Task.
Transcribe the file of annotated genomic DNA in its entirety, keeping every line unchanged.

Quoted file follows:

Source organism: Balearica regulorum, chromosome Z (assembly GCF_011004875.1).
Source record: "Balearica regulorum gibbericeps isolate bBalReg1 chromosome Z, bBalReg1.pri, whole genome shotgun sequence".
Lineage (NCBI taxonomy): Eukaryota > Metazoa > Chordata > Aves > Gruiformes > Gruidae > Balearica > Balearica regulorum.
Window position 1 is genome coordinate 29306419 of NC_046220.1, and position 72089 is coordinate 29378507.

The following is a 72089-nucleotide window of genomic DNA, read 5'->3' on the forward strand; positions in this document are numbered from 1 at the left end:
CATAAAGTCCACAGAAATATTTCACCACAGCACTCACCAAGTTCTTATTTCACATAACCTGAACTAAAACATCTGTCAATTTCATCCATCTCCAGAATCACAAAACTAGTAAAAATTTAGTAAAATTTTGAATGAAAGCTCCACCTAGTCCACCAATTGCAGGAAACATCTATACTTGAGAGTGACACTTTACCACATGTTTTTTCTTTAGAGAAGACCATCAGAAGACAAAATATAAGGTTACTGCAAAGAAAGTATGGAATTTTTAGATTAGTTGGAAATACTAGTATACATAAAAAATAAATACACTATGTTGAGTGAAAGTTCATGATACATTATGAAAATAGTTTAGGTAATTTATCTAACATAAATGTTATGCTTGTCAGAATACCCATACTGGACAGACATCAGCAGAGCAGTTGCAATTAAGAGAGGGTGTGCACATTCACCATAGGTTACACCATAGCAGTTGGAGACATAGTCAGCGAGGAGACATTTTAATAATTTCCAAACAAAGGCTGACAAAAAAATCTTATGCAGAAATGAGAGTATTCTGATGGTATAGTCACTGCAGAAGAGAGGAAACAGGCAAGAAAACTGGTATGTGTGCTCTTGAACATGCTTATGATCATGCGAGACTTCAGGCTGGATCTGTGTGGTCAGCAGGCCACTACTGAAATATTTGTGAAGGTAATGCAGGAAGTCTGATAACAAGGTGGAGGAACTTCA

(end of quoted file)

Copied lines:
Source organism: Balearica regulorum, chromosome Z (assembly GCF_011004875.1).
Source record: "Balearica regulorum gibbericeps isolate bBalReg1 chromosome Z, bBalReg1.pri, whole genome shotgun sequence".
Lineage (NCBI taxonomy): Eukaryota > Metazoa > Chordata > Aves > Gruiformes > Gruidae > Balearica > Balearica regulorum.
Window position 1 is genome coordinate 29306419 of NC_046220.1, and position 72089 is coordinate 29378507.

The following is a 72089-nucleotide window of genomic DNA, read 5'->3' on the forward strand; positions in this document are numbered from 1 at the left end:
CATAAAGTCCACAGAAATATTTCACCACAGCACTCACCAAGTTCTTATTTCACATAACCTGAACTAAAACATCTGTCAATTTCATCCATCTCCAGAATCACAAAACTAGTAAAAATTTAGTAAAATTTTGAATGAAAGCTCCACCTAGTCCACCAATTGCAGGAAACATCTATACTTGAGAGTGACACTTTACCACATGTTTTTTCTTTAGAGAAGACCATCAGAAGACAAAATATAAGGTTACTGCAAAGAAAGTATGGAATTTTTAGATTAGTTGGAAATACTAGTATACATAAAAAATAAATACACTATGTTGAGTGAAAGTTCATGATACATTATGAAAATAGTTTAGGTAATTTATCTAACATAAATGTTATGCTTGTCAGAATACCCATACTGGACAGACATCAGCAGAGCAGTTGCAATTAAGAGAGGGTGTGCACATTCACCATAGGTTACACCATAGCAGTTGGAGACATAGTCAGCGAGGAGACATTTTAATAATTTCCAAACAAAGGCTGACAAAAAAATCTTATGCAGAAATGAGAGTATTCTGATGGTATAGTCACTGCAGAAGAGAGGAAACAGGCAAGAAAACTGGTATGTGTGCTCTTGAACATGCTTATGATCATGCGAGACTTCAGGCTGGATCTGTGTGGTCAGCAGGCCACTACTGAAATATTTGTGAAGGTAATGCAGGAAGTCTGATAACAAGGTGGAGGAACTTCA